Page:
Then you get to the Valley at some point. Mountain View. Menlo Park. Palo Alto.

Oh, this must be the thriving Bay Area I’ve heard of. Everyone’s on fire. Fast-talking. Vibrant. Energetic. Smart. Busy. The job pays well, but they’ve got 12 other things going on at the same time.

Their kids come out of the womb with a college acceptance letter. Not because they’re entitled one, but because the parents have been planning it since 4 years before they got pregnant.

This area is full of colleges. Bookstores. Coffee shops. High-end shopping. Apartments that virtually nobody in the United States can afford. 3-4K for a single bedroom.

Keep going down and you end up San Jose. Keep in mind this is just a few minutes drive away. But much of San Jose is indistinguishable from a slum. So much of the infrastructure is decayed to the point of looking like a third-world country. I’ve been to many, and the similarities are unpleasant.

Come back around up to the north and you end up around Newark and Fremont, which is where I’m from. Newark is working class poor. The energy has been sucked from it by jobs that pay virtually nothing after taking every waking moment from those who work them.

Fremont has some promise, but only because it has a chance of becoming a small green zone. And green zones only represent “promise” if they’re options for everyone, not if they’re a tiny oasis in the rest of the world.

Heading north from Fremont is basically sadness. Hayward, Oakland, San Leandro, Richmond, Vallejo. They’re all poverty stricken and broken. The only green zones I see out in that area are maybe in Dublin, Pleasanton, Moraga, etc., but I honestly don’t know much about those areas because I seldom get out there.

Minus the rent levels, green zones represent the America that we thought we had. It’s the Bay Area we thought we had.

But to 95% of the Bay Area this isn’t where they live. It’s where rich people live.

So what we have is an extremely poor Bay Area, with a few tiny little rich spots.

We have 90% of the Bay Area working for wages and not getting an education or gaining skills that will lift them into the next socio-economic class. And then 10% of the Bay Area lives in very few places, with the best jobs, the best infrastructure, all their kids are going to college, and they’ll have as good jobs or better.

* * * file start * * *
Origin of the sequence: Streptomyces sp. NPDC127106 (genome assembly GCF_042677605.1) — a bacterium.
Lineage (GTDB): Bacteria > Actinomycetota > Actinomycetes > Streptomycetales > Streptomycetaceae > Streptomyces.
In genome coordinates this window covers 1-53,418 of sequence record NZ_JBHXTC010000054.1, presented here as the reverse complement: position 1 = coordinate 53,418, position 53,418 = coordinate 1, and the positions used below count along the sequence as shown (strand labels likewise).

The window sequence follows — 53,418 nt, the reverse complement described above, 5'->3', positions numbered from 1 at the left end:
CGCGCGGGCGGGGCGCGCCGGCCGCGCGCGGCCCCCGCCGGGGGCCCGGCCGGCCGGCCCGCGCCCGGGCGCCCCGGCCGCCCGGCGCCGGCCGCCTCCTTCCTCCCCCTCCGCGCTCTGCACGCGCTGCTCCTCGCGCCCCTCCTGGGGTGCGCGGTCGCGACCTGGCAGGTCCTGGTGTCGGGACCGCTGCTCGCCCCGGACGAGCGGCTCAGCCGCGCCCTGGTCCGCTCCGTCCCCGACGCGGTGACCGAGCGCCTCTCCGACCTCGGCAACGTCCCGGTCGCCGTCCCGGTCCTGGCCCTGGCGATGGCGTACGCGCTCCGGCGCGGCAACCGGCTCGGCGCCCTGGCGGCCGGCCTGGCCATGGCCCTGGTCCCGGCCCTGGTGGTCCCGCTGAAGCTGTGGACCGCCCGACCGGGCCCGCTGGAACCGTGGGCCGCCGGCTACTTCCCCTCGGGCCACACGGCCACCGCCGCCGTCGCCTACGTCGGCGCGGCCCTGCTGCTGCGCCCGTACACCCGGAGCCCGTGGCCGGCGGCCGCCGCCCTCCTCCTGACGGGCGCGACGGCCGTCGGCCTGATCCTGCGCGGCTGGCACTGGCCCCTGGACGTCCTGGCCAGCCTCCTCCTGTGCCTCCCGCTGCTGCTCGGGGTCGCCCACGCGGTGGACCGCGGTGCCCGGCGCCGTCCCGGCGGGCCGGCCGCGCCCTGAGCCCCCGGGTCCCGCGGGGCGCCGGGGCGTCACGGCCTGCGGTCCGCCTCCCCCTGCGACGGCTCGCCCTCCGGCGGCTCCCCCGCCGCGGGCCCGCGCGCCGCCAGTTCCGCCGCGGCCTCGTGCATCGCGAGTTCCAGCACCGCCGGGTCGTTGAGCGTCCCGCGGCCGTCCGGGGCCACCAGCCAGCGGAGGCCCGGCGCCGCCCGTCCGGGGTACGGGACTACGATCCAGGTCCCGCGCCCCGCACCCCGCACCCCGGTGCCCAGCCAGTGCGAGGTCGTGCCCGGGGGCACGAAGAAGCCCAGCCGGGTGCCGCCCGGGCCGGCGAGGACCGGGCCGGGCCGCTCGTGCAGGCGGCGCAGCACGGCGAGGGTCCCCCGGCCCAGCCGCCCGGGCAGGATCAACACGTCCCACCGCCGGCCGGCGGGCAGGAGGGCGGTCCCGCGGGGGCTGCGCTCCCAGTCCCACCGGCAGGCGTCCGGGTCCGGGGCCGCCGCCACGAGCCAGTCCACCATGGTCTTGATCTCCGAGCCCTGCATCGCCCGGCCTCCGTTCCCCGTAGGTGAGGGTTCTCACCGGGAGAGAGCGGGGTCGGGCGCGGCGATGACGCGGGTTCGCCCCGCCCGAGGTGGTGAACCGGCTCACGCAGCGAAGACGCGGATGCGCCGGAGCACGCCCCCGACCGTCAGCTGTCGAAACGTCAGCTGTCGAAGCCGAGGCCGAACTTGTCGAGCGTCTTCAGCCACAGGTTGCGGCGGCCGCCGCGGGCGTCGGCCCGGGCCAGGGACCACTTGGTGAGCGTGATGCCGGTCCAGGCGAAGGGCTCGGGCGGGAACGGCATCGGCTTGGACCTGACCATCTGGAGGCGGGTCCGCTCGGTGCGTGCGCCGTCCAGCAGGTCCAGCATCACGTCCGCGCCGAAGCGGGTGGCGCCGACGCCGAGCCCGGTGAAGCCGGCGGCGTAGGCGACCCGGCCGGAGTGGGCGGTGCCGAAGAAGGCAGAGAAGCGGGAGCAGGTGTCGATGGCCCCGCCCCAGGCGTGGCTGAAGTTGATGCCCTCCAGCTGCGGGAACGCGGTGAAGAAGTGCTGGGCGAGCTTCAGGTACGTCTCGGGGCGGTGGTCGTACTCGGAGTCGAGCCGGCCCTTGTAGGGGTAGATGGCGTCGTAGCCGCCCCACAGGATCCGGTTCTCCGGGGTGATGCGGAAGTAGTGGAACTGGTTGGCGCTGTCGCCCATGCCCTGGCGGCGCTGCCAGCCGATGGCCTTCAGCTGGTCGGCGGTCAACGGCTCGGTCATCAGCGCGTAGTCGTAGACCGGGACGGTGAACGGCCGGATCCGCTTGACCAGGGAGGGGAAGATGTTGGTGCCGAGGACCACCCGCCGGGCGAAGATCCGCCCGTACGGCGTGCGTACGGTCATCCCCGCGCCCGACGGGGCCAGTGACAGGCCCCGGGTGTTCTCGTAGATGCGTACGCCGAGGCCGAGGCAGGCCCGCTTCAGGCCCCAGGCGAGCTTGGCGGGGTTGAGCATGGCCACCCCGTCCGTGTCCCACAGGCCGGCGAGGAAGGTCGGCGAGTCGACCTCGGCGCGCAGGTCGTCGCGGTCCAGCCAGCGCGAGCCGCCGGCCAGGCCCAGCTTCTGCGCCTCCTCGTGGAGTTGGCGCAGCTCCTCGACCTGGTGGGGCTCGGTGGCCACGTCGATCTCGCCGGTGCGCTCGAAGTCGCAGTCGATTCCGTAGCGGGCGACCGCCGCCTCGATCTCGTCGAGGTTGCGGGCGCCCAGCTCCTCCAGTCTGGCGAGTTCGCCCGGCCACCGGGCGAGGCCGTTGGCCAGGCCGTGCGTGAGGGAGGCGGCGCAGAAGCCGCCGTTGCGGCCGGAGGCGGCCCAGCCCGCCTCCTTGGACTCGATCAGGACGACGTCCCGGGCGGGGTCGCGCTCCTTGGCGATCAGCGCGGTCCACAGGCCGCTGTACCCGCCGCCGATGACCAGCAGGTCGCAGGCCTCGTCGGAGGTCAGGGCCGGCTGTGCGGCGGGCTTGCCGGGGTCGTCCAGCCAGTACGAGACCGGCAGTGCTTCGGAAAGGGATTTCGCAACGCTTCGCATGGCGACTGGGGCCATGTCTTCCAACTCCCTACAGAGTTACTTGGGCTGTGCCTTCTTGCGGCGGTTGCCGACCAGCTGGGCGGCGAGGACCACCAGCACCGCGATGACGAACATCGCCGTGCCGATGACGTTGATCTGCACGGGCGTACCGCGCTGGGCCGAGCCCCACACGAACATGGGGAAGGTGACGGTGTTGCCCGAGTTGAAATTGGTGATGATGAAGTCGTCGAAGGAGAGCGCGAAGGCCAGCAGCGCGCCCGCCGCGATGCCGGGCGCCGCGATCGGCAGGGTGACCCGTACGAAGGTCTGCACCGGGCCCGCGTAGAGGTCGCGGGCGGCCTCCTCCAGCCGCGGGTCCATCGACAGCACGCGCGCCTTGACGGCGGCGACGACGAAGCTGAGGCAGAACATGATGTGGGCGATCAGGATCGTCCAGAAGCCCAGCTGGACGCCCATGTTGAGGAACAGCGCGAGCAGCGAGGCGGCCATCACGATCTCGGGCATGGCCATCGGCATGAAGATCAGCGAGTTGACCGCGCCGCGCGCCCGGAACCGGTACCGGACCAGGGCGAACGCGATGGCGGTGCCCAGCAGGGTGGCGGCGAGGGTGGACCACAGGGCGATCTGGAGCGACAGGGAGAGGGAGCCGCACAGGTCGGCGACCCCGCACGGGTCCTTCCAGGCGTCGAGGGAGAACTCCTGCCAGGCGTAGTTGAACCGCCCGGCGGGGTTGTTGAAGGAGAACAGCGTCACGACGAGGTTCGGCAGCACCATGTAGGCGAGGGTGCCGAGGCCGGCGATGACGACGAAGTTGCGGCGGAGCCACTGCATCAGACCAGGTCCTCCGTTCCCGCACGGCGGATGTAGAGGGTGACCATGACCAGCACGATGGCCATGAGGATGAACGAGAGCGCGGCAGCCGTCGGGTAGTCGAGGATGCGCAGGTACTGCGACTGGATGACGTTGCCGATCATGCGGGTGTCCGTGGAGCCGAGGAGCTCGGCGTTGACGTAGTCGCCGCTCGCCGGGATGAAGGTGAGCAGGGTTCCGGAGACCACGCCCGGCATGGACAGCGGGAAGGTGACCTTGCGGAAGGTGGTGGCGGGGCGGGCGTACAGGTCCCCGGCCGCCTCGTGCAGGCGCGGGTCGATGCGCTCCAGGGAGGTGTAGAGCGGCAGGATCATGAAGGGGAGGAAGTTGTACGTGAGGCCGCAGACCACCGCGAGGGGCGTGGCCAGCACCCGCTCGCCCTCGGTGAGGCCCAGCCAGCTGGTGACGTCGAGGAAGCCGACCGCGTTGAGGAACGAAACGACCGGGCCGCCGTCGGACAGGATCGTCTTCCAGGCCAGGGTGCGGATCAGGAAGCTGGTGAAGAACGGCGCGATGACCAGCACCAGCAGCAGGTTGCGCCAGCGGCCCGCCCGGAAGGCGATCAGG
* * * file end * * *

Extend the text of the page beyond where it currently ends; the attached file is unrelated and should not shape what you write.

This is a problem.

I drive around this Bay Are that I love, listening to books about the trends that are coming. Trends around work. Trends around technology. Trends around income disparity.

And I see it. I’m watching it in realtime, as I gain an increasingly vivid picture of where it’s going.

A while back I wrote The Bifurcation of America: The Forced Class Separation into Alphas and Betas.

This is what I’m seeing happen to the Bay Area. I’m seeing a big red zone with tiny little green zones inside of it.

And I’m worried about what the borders to those zones will soon look like. I’m worried that within 10-20 years there will be strong measures that keep red zone types out of the green zone, due to security problems that will arise out of the separation and disparity in opportunity and benefits.

At some point people are going to get tired of being bused into the green zone to clean and build, only to be shipped back out to the red zone where they can afford to live.

I can’t see any degree of harmony coming from this degree of separation between the classes. And I don’t see any force in our immediate future (other than a world war) that can keep technology from making it happen.

So I’m sad.

I wish people could see what I think I’m seeing. Or that I were wrong in some way.

But I don’t think they want to, and I don’t think I am.